Visiting Stalag Luft III (and other sites east of Berlin)

Discussion in 'WW2 Battlefields Today' started by BrecourtManor, Jan 29, 2012.

  1. BrecourtManor

    BrecourtManor Junior Member

    Hello - later in the year I am contemplating a trip to Berlin - not so much for the city itself but for outlying areas of WW 2 interest. This is in the very early stages of planning, but I am considering places like Sachsenhausen, Seelow, Halbe, Treptower Park and the museum at Karlshorst, but primarily I'd like to visit the site of Stalag Luft III across the Polish border in Zagan.

    I'm wondering whether to stay either in Zagan, or perhaps in the nearest German city (Cottbus I think), or just to stay in Berlin and do a day trip to Zagan. Any thoughts? The journey seems about 200 km so possible as a day trip, but that might limit time at the site and museum.

    Also any thoughts on where exactly is worth visiting in the Berlin neighbourhood would be good. I'll have about 4 days in total, and will be driving.


  2. BrecourtManor

    BrecourtManor Junior Member

    Please excuse me for bumping this, but does anyone have any thoughts?


  3. Gerard

    Gerard Seelow/Prora

    Morning Alan, Only just back on the forum after a break so only seeing this now, thanks to Owen!!

    If you are planning a trip to Berlin then you should definitely consider travelling to the Seelow Heights on the German Polish Border. There is plenty of evidence of the war in this area, from the location of Zhukov's Command Post on the Rheitwein Spur, to the Museum of the Battle in Seelow itself. As with most museums around here any weaponry is predominantly Soviet but its a trip well worth making.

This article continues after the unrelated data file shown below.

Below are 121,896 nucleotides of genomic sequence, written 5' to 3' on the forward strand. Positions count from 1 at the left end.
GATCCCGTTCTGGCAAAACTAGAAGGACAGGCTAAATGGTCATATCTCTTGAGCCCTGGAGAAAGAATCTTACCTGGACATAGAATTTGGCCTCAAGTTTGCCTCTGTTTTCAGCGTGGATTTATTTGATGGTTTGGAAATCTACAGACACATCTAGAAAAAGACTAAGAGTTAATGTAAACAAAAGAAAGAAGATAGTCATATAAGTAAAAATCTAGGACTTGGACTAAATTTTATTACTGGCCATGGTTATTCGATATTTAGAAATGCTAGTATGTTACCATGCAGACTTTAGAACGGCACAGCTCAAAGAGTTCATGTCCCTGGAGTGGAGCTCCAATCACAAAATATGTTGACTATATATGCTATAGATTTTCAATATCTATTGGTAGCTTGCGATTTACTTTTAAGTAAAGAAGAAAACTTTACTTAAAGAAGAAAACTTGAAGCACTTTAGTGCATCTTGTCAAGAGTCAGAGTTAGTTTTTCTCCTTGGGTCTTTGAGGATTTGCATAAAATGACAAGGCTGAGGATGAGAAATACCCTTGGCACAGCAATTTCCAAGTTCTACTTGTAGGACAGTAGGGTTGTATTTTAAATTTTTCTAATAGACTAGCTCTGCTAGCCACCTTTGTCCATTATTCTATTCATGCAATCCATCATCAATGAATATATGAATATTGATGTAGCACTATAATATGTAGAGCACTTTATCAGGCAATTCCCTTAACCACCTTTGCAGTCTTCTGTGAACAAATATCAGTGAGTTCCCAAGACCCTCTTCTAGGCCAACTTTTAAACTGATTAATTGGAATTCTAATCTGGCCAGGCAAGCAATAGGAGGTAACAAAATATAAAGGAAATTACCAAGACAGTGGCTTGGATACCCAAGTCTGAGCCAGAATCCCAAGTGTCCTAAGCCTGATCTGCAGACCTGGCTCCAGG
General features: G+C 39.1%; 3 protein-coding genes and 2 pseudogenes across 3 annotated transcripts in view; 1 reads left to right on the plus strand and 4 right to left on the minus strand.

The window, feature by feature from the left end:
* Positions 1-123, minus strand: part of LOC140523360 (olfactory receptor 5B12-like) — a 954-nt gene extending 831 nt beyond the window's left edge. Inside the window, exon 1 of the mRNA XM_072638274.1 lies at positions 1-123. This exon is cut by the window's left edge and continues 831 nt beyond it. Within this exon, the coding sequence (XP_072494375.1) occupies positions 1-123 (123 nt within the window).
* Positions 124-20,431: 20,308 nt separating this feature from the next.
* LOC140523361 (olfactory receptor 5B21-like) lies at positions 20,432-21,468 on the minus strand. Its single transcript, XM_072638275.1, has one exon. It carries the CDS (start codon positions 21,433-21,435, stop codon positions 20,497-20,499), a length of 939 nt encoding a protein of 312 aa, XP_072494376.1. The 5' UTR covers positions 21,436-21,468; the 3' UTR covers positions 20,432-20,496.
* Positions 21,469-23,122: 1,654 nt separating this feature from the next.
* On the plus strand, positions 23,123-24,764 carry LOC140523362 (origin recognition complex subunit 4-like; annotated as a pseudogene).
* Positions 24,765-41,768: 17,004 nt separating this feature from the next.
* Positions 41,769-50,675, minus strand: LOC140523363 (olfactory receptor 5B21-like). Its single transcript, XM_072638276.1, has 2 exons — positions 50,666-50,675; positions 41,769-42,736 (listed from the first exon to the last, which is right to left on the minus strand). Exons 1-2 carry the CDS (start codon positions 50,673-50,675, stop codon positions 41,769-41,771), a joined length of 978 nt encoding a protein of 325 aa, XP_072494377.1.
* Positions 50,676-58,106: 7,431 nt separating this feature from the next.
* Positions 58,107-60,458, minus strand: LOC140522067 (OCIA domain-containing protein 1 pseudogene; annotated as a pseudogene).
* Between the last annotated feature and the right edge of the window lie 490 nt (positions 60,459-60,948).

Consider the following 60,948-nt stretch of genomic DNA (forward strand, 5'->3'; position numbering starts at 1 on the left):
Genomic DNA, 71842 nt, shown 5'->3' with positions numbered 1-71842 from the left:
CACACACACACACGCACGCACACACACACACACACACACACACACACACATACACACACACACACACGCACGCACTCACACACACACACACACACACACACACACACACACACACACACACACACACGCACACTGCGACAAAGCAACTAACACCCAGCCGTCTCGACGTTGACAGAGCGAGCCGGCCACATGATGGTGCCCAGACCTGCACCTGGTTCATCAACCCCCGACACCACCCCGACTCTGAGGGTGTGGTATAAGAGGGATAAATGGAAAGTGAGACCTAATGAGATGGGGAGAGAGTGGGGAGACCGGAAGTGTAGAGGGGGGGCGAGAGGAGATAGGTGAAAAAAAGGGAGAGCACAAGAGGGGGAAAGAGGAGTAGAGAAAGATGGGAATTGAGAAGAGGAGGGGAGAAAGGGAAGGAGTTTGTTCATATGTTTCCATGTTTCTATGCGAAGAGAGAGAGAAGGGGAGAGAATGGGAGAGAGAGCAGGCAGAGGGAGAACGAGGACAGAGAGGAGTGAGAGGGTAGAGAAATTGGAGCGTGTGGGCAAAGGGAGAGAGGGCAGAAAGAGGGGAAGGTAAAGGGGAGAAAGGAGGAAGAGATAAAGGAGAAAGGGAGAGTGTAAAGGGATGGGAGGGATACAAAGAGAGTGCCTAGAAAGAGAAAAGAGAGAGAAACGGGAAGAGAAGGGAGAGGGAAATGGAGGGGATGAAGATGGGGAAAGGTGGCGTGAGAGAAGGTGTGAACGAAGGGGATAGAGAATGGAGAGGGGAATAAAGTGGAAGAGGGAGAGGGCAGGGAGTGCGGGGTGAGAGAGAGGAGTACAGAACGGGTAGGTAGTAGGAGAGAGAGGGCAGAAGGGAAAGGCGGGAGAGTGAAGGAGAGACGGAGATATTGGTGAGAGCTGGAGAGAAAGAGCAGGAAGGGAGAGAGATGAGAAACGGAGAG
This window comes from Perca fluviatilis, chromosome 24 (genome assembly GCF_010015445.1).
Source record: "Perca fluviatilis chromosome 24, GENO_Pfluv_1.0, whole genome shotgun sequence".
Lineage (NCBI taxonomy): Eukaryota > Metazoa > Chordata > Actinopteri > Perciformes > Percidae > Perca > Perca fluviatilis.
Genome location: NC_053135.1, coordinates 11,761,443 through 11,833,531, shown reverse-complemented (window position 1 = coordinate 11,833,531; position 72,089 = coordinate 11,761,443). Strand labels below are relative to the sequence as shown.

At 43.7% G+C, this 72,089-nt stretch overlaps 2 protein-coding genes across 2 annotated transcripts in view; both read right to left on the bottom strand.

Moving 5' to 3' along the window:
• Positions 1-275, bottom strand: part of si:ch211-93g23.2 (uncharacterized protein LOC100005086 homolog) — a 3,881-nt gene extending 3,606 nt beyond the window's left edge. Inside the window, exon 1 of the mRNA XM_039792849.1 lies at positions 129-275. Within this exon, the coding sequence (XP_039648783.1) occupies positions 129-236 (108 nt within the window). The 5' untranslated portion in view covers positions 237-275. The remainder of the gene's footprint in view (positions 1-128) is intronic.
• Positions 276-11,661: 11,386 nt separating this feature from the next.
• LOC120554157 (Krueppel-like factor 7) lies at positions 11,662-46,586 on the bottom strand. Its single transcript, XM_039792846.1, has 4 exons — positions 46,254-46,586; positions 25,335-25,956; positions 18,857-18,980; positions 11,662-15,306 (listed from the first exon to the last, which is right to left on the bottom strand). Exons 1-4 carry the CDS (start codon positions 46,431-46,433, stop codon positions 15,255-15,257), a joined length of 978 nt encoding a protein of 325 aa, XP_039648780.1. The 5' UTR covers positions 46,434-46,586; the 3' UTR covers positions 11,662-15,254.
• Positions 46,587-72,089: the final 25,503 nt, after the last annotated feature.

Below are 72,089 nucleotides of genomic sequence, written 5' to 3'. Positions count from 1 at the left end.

I have also visited the village of Halbe which was subject to an appalling battle at the end of April as elements of the 9th Army attempted to break out to the West. The area is heavily forested but there are a number of Graveyards to visit and I would recommend purchasing "Slaughter at Halbe: The destruction of Hitler's 9th Army" by Tony le Tissier to use as a battlefield guide. I did and it proved to be a really useful purchase.

    I also travelled to Zossen but although I didnt get to find the Headquarters of the German General Staff, I am informed that it is still there (Used to be a Soviet Base) and is explorable.
  4. Smudger Jnr

    Smudger Jnr Our Man in Berlin


    Again thanks to Owen, he brought this post to my attention as well.

    Gerard has outlined the Halbe battle area.

    I can recommend Sachsenhausen as a good learning centre for the Holocaust.

    Many computer terminals in the old hospital wing, where you can look up many facts regarding Concentration Camps.

    It has been, according to friends who visited it years ago, somewhat sterilized and the mortuary is devoid of many instruments that were once displayed.

    The camp is about 45-60 mins drive from Berlin and is situated North of Berlin at Oranienburg. S Bahn from Berlin and bus.

    Zossen is out of the way South West of Berlin, again about an hour or so drive.

    It was the German Panzer HQ's and later Russian Panzer HQ. A remaining Bunker has been converted into a Museum.

    It really depends on your own personal choice and there is always the Luftwaffen Museum at Gatow, South of Spandau.

    With regards to the Great escape POW Camp, you may find it better to find accommodation nearer the camp.

    The museum at Karshorst, where the Russians insisted in a second Surrender proceedure, the museum is well worth a visit, however be aware that the information regarding the exhibits is posted only in German and Russian.

    Hope this is of help to you.

  5. BrecourtManor

    BrecourtManor Junior Member

    Many thanks Tom and Gerard - very helpful

  6. Gerard

    Gerard Seelow/Prora

    I'd like to second Tom's recommendation about the museum at Karlshorst, its well worth the trip to it. It doesnt look much on the outside but the house itself is a treasure trove of artifacts and displays. And of course there's the room where Keitel surrendered the German forces to the Soviets, still laid out as it was in May 1945.

Share This Page